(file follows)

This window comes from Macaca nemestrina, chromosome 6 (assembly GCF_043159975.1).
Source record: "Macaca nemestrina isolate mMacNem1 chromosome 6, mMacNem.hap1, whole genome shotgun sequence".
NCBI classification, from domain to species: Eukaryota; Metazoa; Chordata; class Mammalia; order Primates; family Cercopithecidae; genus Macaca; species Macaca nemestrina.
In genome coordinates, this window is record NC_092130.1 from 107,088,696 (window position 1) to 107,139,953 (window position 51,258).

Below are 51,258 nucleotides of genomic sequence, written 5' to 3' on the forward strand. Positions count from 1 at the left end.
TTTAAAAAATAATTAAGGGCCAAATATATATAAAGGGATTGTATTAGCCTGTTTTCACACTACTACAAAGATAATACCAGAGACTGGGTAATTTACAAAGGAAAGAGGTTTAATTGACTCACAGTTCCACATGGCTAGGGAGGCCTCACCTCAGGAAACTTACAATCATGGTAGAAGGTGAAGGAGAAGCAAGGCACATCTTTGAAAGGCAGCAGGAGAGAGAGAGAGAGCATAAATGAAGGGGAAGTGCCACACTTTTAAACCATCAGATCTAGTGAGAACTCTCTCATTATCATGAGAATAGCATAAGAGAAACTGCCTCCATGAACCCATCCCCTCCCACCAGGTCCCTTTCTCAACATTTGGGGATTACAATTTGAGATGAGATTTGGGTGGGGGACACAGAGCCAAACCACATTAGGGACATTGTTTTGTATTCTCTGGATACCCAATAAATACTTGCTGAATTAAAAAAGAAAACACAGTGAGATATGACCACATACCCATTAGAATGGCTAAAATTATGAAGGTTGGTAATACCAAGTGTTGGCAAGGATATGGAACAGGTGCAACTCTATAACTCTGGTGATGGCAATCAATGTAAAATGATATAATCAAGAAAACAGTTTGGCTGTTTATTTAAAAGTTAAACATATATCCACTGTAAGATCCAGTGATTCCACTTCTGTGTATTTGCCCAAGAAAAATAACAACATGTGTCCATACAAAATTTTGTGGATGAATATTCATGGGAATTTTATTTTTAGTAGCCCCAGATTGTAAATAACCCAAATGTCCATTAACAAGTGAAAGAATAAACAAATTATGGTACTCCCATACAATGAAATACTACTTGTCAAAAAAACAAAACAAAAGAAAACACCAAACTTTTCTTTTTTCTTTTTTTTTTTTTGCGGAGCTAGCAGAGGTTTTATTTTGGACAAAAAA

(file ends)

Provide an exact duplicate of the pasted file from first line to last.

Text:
This window comes from Macaca nemestrina, chromosome 6 (assembly GCF_043159975.1).
Source record: "Macaca nemestrina isolate mMacNem1 chromosome 6, mMacNem.hap1, whole genome shotgun sequence".
NCBI classification, from domain to species: Eukaryota; Metazoa; Chordata; class Mammalia; order Primates; family Cercopithecidae; genus Macaca; species Macaca nemestrina.
In genome coordinates, this window is record NC_092130.1 from 107,088,696 (window position 1) to 107,139,953 (window position 51,258).

Below are 51,258 nucleotides of genomic sequence, written 5' to 3' on the forward strand. Positions count from 1 at the left end.
TTTAAAAAATAATTAAGGGCCAAATATATATAAAGGGATTGTATTAGCCTGTTTTCACACTACTACAAAGATAATACCAGAGACTGGGTAATTTACAAAGGAAAGAGGTTTAATTGACTCACAGTTCCACATGGCTAGGGAGGCCTCACCTCAGGAAACTTACAATCATGGTAGAAGGTGAAGGAGAAGCAAGGCACATCTTTGAAAGGCAGCAGGAGAGAGAGAGAGAGCATAAATGAAGGGGAAGTGCCACACTTTTAAACCATCAGATCTAGTGAGAACTCTCTCATTATCATGAGAATAGCATAAGAGAAACTGCCTCCATGAACCCATCCCCTCCCACCAGGTCCCTTTCTCAACATTTGGGGATTACAATTTGAGATGAGATTTGGGTGGGGGACACAGAGCCAAACCACATTAGGGACATTGTTTTGTATTCTCTGGATACCCAATAAATACTTGCTGAATTAAAAAAGAAAACACAGTGAGATATGACCACATACCCATTAGAATGGCTAAAATTATGAAGGTTGGTAATACCAAGTGTTGGCAAGGATATGGAACAGGTGCAACTCTATAACTCTGGTGATGGCAATCAATGTAAAATGATATAATCAAGAAAACAGTTTGGCTGTTTATTTAAAAGTTAAACATATATCCACTGTAAGATCCAGTGATTCCACTTCTGTGTATTTGCCCAAGAAAAATAACAACATGTGTCCATACAAAATTTTGTGGATGAATATTCATGGGAATTTTATTTTTAGTAGCCCCAGATTGTAAATAACCCAAATGTCCATTAACAAGTGAAAGAATAAACAAATTATGGTACTCCCATACAATGAAATACTACTTGTCAAAAAAACAAAACAAAAGAAAACACCAAACTTTTCTTTTTTCTTTTTTTTTTTTTGCGGAGCTAGCAGAGGTTTTATTTTGGACAAAAAA